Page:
Today I let Kathy dress me, completely, although I did do some of the underwear work. The effort with my underwear left me tired enough that she just took over. I know Micheal will not do this, so I still have some "me do" in me for the next couple of days. David will help a bit, but there will be a lot of "me do" on our trip. Still, I cannot do it all for myself. I am compelled to accept assistance.

This has been a difficult mental and emotional transition for me, the change from feeling independent with some assistance to being fully dependent on the assistance of others. It's hard to lose that sense of self-reliance, of self-capacity. It's hard to give up "carrying my own water", as my Dad would have said. It's hard to accept that I am unable to look after myself these days. There is very little "me do" left in me. I'm sad to see it go.

Monday, 12 June 2017

Tired Of Writing

Yesterday was Betty's Run. It was a very busy day with an early start, so I didn't write. Today there is nothing on my agenda, nothing planned, yet I don't feel like writing today either. I am wearing down, running out of steam, and out of things to say. I've had lots of sleep, but I am tired. I've had plenty to eat, but eating itself takes energy out of me. I have water beside me and I've had my morning coffee, so I'm not dehydrated, nor am I lacking in stimulus.

I just don't feel like writing. So let's leave it at that.

Saturday, 10 June 2017

Another Bed

I have another one of those difficult financial decisions to make. I need a new bed, not just a new mattress but a new type of bed, an adjustable bed, one that will life me up into a sitting position. I am not yet in need of a full hospital bed, not by a long shot. However I do need something that will assist in my sitting up when there is nobody here to help me.

There are two choices. One is to take a hospital bed from the ALS Society. This choice is the cheapest; the will provide one for free until I die. However it means losing my current double bed and going down to a hospital single, including the loss of my headboard and footboard. It means not being able to turn over in bed from side to side; there's not enough room. It means my bedroom will look increasingly like a hospital room, increasingly sterile and lacking in my personal things, the things which comfort me when I am alone.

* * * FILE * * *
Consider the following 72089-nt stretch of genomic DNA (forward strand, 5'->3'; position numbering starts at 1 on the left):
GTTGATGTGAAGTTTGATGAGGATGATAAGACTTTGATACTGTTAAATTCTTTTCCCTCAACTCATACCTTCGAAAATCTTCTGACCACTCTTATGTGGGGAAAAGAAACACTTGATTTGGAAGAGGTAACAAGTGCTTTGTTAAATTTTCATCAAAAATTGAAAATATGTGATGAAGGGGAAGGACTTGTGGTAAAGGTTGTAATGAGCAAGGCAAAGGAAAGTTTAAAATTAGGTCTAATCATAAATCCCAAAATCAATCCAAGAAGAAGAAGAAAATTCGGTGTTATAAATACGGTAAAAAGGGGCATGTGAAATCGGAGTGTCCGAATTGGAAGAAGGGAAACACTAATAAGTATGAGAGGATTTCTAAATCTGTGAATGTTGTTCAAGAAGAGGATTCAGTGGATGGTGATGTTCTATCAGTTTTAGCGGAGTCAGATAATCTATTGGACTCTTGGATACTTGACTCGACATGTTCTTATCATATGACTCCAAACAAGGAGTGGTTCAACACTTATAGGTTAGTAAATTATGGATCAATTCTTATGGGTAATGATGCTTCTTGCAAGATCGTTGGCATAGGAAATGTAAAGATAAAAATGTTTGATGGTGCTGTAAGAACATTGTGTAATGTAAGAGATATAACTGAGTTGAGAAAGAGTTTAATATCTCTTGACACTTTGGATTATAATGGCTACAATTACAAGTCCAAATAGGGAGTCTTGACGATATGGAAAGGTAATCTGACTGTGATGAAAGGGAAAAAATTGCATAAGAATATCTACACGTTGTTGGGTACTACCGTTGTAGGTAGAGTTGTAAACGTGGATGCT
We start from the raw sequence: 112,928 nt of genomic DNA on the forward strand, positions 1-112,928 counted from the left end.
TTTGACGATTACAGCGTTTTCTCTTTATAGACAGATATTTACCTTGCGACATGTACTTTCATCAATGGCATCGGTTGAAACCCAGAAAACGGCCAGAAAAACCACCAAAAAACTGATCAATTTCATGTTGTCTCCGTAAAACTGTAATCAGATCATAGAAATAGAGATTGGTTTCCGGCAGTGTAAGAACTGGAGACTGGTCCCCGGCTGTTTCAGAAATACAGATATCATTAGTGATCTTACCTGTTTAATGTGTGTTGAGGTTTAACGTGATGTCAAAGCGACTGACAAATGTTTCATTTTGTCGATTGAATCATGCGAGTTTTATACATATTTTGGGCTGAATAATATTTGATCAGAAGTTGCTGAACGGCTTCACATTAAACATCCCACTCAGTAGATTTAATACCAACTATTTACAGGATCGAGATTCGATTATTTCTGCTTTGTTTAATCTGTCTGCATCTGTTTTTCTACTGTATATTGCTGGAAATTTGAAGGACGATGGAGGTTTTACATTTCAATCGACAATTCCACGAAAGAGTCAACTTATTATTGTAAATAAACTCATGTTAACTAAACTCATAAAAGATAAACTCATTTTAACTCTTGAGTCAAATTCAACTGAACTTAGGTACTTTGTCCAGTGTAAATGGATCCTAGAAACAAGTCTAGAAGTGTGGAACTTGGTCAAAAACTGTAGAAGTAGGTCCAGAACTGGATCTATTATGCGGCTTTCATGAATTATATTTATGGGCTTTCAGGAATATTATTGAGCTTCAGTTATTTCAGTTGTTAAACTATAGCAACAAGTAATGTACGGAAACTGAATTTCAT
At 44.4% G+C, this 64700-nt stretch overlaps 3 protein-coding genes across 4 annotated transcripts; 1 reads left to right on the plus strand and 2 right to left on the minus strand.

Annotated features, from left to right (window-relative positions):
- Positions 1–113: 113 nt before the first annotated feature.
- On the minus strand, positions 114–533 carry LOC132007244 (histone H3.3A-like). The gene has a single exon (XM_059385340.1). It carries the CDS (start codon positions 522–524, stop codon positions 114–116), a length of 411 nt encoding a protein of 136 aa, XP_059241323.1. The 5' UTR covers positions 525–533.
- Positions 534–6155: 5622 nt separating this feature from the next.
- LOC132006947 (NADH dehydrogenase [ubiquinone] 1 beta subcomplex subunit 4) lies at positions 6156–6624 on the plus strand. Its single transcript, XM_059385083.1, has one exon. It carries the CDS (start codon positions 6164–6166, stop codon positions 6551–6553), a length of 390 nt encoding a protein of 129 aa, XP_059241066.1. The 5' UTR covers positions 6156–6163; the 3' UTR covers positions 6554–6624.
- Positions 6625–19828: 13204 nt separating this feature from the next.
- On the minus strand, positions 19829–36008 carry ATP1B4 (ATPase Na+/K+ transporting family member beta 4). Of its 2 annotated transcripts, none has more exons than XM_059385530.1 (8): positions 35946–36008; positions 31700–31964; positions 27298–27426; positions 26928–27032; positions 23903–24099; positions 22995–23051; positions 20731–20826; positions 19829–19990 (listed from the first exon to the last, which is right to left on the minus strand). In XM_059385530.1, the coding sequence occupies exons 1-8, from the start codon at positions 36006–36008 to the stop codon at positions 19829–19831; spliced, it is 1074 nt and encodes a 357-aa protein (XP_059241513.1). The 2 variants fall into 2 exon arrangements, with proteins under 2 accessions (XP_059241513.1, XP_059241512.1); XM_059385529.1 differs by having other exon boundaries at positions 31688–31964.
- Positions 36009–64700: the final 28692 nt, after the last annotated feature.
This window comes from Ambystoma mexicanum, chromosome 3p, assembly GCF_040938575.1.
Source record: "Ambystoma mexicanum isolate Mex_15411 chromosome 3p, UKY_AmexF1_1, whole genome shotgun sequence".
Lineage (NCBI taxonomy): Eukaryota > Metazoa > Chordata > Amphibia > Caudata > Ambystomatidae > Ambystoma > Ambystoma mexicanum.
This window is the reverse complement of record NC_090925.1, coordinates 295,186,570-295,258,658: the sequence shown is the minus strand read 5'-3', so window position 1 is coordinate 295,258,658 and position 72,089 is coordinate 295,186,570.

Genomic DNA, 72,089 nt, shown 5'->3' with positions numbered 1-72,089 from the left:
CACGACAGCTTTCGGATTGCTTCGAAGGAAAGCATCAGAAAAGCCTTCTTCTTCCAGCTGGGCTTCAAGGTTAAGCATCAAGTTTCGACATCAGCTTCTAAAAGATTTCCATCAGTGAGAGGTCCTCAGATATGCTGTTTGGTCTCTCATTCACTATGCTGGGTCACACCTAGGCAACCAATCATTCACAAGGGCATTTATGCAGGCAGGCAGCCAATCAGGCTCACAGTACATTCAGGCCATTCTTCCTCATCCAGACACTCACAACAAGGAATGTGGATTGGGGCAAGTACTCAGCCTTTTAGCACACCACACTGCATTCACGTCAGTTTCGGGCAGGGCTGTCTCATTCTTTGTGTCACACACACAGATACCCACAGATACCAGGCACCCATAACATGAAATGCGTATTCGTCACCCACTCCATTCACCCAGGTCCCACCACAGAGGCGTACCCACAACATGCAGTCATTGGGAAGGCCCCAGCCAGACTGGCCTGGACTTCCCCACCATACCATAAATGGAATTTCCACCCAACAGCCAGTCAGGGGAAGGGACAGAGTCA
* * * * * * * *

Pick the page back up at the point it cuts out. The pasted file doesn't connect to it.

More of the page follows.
The second choice is to go out and by an adjustable bed, queen size, which will work with my existing headboard and footboard. The downside is that it will cost about $2,500, which is the last of my remaining travel budget. It will mean no more travel, no "fun" stuff. It will also mean cutting down on my winemaking kits and Scotch. However it will leave me with "my" bed intact, my bedroom looking at least a little less like a hospital.

One of my friends, when posed with this dilemma, basically said to take the hospital bed because it was free. I don't think people understand that saving money has little value to me these days. I know that I will run out of money again, eventually. I know that I will be begging again, eventually. It is only a question of time. That $2,500 will give me four or five more months. I will also give me the possibility of a cruise, or another trip to the coast. It leaves me with money to give my kids, so they can come to Calgary this summer.

So compare the choices. Another trip, maybe even a cruise. Going to the coast to see my Mom and kids one more time. Giving my kids money so they can come and see me. Or having my own bed in my own space where I sleep every night. And begging for more money in what is becoming an increasingly shorter future for me.

It begs the question. Will I need a hospital bed eventually? I hope not. Most PALS have a hospital bed so that it is easier to sit up, or adjust for fluid retention in the lungs, or lift feet to help with edema. Both types of beds will do this. My progression is such that I will likely exit when my arms fail completely, in perhaps six months to a year. But you never know with ALS. There are no certainties, just as with all mankind. Except the certainty of eventual death, in my case likely sooner than yours. Still, I cannot say for sure what will happen, or how long it will be.

So, spend the money on a decent adjustable bed? Spend the money on travel and make by bedroom into a hospital room? Beg sooner? It's a tough decision. I already know what I am hoping for. The rest of you likely don't want to hear it.

Friday, 9 June 2017

Rant On!

It would be reasonably fair to say that I have been under intense medical coverage since I was diagnosed with ALS on November 22,  2012. This is not to say constant medical treatment; I have gone weeks and even months without seeing a doctor or medical professional, other than my pharmacist across the road at Safeway. And up until today, I have had few, if any, reasons to complain about my treatment, both medically and as an individual.

I've gone through a lot with doctors and other medical professionals. I've been poked, stuck with needles, assessed, undressed, prodded and pushed. I've had every muscle in my body tested on a continuing basis. I've been handled by medical students, new neurologists, doctors covering for other doctors, and nurses beyond measure. In all of this, only once or twice did I get a feeling that the doctor was not listening or the nurse failed to pay attention. Even then, it was forgivable; there's a lot of pressure on these folks, not from me so much as from the demands of their work.